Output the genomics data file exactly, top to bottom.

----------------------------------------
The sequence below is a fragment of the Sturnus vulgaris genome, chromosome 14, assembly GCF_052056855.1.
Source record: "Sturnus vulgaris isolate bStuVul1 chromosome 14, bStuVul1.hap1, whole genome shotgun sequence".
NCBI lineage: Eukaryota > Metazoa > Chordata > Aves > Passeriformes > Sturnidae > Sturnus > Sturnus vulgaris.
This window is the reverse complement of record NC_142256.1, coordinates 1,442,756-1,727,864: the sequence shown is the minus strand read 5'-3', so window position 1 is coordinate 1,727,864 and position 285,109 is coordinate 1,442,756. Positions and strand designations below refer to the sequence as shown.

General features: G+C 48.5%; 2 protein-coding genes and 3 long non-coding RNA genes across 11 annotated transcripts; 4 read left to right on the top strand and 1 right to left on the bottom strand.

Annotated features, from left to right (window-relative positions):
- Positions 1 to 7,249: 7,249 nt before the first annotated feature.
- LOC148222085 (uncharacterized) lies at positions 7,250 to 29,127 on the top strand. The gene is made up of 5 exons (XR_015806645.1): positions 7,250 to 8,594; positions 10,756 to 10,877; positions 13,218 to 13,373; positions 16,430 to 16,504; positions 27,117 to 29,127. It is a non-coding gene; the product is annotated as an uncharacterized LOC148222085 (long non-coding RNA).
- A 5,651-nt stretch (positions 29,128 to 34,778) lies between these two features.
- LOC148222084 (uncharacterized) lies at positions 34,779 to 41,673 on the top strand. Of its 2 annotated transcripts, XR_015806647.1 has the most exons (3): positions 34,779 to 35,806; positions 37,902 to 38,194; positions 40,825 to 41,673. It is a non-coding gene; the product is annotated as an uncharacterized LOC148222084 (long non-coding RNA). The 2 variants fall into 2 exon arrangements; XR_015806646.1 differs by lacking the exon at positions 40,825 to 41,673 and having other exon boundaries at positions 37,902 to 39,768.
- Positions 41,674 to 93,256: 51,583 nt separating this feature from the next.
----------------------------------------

The sequence below is a fragment of the Sturnus vulgaris genome, chromosome 14, assembly GCF_052056855.1.
Source record: "Sturnus vulgaris isolate bStuVul1 chromosome 14, bStuVul1.hap1, whole genome shotgun sequence".
NCBI lineage: Eukaryota > Metazoa > Chordata > Aves > Passeriformes > Sturnidae > Sturnus > Sturnus vulgaris.
This window is the reverse complement of record NC_142256.1, coordinates 1,442,756-1,727,864: the sequence shown is the minus strand read 5'-3', so window position 1 is coordinate 1,727,864 and position 285,109 is coordinate 1,442,756. Positions and strand designations below refer to the sequence as shown.

General features: G+C 48.5%; 2 protein-coding genes and 3 long non-coding RNA genes across 11 annotated transcripts; 4 read left to right on the top strand and 1 right to left on the bottom strand.

Annotated features, from left to right (window-relative positions):
- Positions 1 to 7,249: 7,249 nt before the first annotated feature.
- LOC148222085 (uncharacterized) lies at positions 7,250 to 29,127 on the top strand. The gene is made up of 5 exons (XR_015806645.1): positions 7,250 to 8,594; positions 10,756 to 10,877; positions 13,218 to 13,373; positions 16,430 to 16,504; positions 27,117 to 29,127. It is a non-coding gene; the product is annotated as an uncharacterized LOC148222085 (long non-coding RNA).
- A 5,651-nt stretch (positions 29,128 to 34,778) lies between these two features.
- LOC148222084 (uncharacterized) lies at positions 34,779 to 41,673 on the top strand. Of its 2 annotated transcripts, XR_015806647.1 has the most exons (3): positions 34,779 to 35,806; positions 37,902 to 38,194; positions 40,825 to 41,673. It is a non-coding gene; the product is annotated as an uncharacterized LOC148222084 (long non-coding RNA). The 2 variants fall into 2 exon arrangements; XR_015806646.1 differs by lacking the exon at positions 40,825 to 41,673 and having other exon boundaries at positions 37,902 to 39,768.
- Positions 41,674 to 93,256: 51,583 nt separating this feature from the next.